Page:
Mal Leary

Maine Public Political Correspondent

Journalist Mal Leary spearheads Maine Public's news coverage of politics and government and is based at the State House.

A lifelong journalist and Maine native, Mal has worked as both a reporter and editor in broadcast and in print, in both Washington, D.C. and in Maine. He has won numerous awards for his reporting on state government issues and politics.

For several years he owned and operated Capitol News Service, which was located in the State House complex providing news coverage to radio stations as well as newspapers.

Mal is a member of the Society of Professional Journalists and Investigative Reporters & Editors and has long been an advocate for open government. He is the SPJ Sunshine Chair in Maine and is currently the president of the National Freedom of Information Coalition based at the University of Missouri Journalism School and is a Vice President of the Maine Freedom of Information Coalition.

Mal is married with three grown children, several grandchildren and lives in Augusta, within sight of the Capitol dome.

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The members of the Commission on the Status of Racial, Indigenous and Maine Tribal Populations is poised to decide on legislation that will advance efforts to end racism in Maine.

In anticipation of a special session later this summer, Maine House Speaker Sara Gideon and Senate President Troy Jackson have directed legislative committees to act on the 240 bills that were carried over when the Legislature adjourned in March at the onset of the COVID-19 pandemic. But Republican leaders say they want to focus on a limited number of issues.

Pat Wellenbach / Associated Press

Next week, Maine voters will decide whether to borrow $120 million between two infrastructure bond questions. But with the pandemic underway, and its resulting economic recession, it’s not yet clear how many of them will cast a ballot.

Chris Seward / AP File

The House and Senate Armed Services Committees have completed work on the annual National Defense Authorization Act that sets defense policy.

Alex Brandon / AP File

In the wake of this week's U.S. Supreme Court ruling on an abortion case, Republican U.S. Sen. Susan Collins has come under renewed attack for her vote to confirm U.S. Supreme Court Justice Brett Kavanaugh two years ago. Collins continues to defend her support of Kavanaugh, and she says she believes that she will be reelected in November.

The U.S. House today takes up a $1.5 trillion infrastructure bill that U.S. Rep. Chellie Pingree of Maine’s 1st District says incorporates important climate change goals laid out by a special House committee.

Republican U.S. Sen. Susan Collins says she’s outraged by a report in the New York Times this weekend that a Russian military intelligence unit had secretly offered bounties to the Taliban for killing American troops and their allies in Afghanistan.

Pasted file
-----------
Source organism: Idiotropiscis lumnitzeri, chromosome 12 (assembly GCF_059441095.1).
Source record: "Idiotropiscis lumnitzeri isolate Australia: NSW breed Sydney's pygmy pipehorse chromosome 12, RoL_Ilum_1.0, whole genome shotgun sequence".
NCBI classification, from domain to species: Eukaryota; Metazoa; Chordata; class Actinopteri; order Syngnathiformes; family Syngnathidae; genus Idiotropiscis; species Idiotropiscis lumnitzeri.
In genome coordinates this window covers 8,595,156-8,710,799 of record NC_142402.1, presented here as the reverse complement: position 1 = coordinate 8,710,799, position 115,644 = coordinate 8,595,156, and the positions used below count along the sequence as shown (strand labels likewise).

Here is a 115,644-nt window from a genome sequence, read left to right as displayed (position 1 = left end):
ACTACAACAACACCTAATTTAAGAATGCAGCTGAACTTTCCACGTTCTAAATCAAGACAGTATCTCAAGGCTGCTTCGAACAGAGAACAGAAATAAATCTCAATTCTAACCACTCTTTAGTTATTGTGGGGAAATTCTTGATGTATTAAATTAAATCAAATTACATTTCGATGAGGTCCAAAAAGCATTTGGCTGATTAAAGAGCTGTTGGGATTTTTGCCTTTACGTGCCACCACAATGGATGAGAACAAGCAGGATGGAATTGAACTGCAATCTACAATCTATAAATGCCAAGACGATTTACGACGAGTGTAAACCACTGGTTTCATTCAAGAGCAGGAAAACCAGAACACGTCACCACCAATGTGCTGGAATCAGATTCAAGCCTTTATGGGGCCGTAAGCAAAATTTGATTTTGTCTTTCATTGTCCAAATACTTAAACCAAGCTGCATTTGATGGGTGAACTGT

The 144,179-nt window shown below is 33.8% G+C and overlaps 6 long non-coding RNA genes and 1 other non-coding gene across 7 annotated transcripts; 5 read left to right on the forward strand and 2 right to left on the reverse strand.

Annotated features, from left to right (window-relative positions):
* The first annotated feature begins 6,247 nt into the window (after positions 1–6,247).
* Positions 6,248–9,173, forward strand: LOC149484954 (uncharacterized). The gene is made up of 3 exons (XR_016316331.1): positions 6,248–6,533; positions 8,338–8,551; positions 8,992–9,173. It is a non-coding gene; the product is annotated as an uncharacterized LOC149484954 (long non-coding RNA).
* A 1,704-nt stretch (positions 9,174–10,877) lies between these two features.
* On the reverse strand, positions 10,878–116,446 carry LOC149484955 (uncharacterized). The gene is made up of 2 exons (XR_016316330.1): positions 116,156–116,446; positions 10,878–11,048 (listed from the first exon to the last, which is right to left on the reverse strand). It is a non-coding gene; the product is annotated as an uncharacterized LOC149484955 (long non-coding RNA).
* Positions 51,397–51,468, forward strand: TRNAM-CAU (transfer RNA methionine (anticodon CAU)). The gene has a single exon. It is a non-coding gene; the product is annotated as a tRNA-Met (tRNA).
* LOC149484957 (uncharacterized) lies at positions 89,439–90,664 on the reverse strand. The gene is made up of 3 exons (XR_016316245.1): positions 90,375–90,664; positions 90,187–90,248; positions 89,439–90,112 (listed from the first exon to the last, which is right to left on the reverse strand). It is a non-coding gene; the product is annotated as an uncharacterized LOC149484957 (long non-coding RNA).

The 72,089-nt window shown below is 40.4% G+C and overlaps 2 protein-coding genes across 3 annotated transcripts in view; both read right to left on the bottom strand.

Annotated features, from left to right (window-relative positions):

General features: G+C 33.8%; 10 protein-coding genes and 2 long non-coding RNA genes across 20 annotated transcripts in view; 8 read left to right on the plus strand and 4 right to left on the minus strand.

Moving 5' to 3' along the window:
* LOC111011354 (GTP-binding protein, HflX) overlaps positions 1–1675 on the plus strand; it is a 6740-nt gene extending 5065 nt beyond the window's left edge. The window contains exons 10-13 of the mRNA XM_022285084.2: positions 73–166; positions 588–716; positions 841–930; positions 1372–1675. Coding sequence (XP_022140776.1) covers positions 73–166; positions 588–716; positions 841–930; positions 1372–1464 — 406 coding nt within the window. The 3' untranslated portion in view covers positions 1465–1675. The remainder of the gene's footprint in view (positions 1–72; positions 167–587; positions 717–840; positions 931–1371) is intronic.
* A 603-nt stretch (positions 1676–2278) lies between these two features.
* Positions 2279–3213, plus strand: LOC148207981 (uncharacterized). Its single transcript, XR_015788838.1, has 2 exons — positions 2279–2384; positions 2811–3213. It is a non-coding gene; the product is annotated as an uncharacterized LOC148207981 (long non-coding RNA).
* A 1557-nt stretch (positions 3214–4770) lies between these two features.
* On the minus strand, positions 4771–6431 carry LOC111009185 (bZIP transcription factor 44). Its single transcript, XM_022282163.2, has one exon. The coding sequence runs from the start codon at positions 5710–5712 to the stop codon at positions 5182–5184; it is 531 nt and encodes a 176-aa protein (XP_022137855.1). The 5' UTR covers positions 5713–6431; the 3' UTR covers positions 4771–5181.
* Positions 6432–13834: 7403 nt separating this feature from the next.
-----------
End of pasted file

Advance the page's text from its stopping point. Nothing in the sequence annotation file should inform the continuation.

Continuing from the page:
While most of the news about the number of jobs lost in Maine has been troubling, May figures from the Department of Labor (DOL) showed a small glimmer of good news.

Robert F. Bukaty / AP File

A half-dozen Republican members of the Maine House of Representatives are calling for a special session of the legislature to deal with spending and other issues related to the pandemic.

Maine’s two U.S. Senators were among those on the Senate Intelligence Committee who questioned CIA Inspector General-nominee Peter Thomson Wednesday about his independence from the Trump administration.

Robert F. Bukaty / AP File

Gov. Janet Mills has signed an order shifting up to $270 million in federal CARES act money to bolster the state unemployment trust fund. The move assures that benefits paid through the state unemployment system will continue without having to borrow from the federal government.

ANDREW HARNIK / AP File

U.S. Sen. Angus King Thursday questioned top defense nominees about “project warp speed,” the Trump Administration’s national program for quickly developing and distributing a vaccine for COVID-19. King says speed should not get in the way of assuring that the vaccine is effective and affordable.

Robert F. Bukaty / AP File

Brunswick attorney and former Democratic Speaker of the House John Richardson is being remembered as a skilled and thoughtful politician and advocate for workers, who wasn't afraid to reach across the aisle during a contentious time at the State House. Richardson died of an apparent heart attack Tuesday at the age of 62.

Requests for absentee ballots in Maine’s July primary are already over 71,000. That’s double the number from two years ago, when both major parties had primary elections in the race for governor.

A Senate committee on Tuesday focused on the plight of the energy conservation and renewables workforce, which has declined by more than 17 percent during the pandemic. U.S. Sen. Angus King of Maine, who serves on the Senate Energy and Natural Resources Committee, says he’s very worried about the potential long-term effects.

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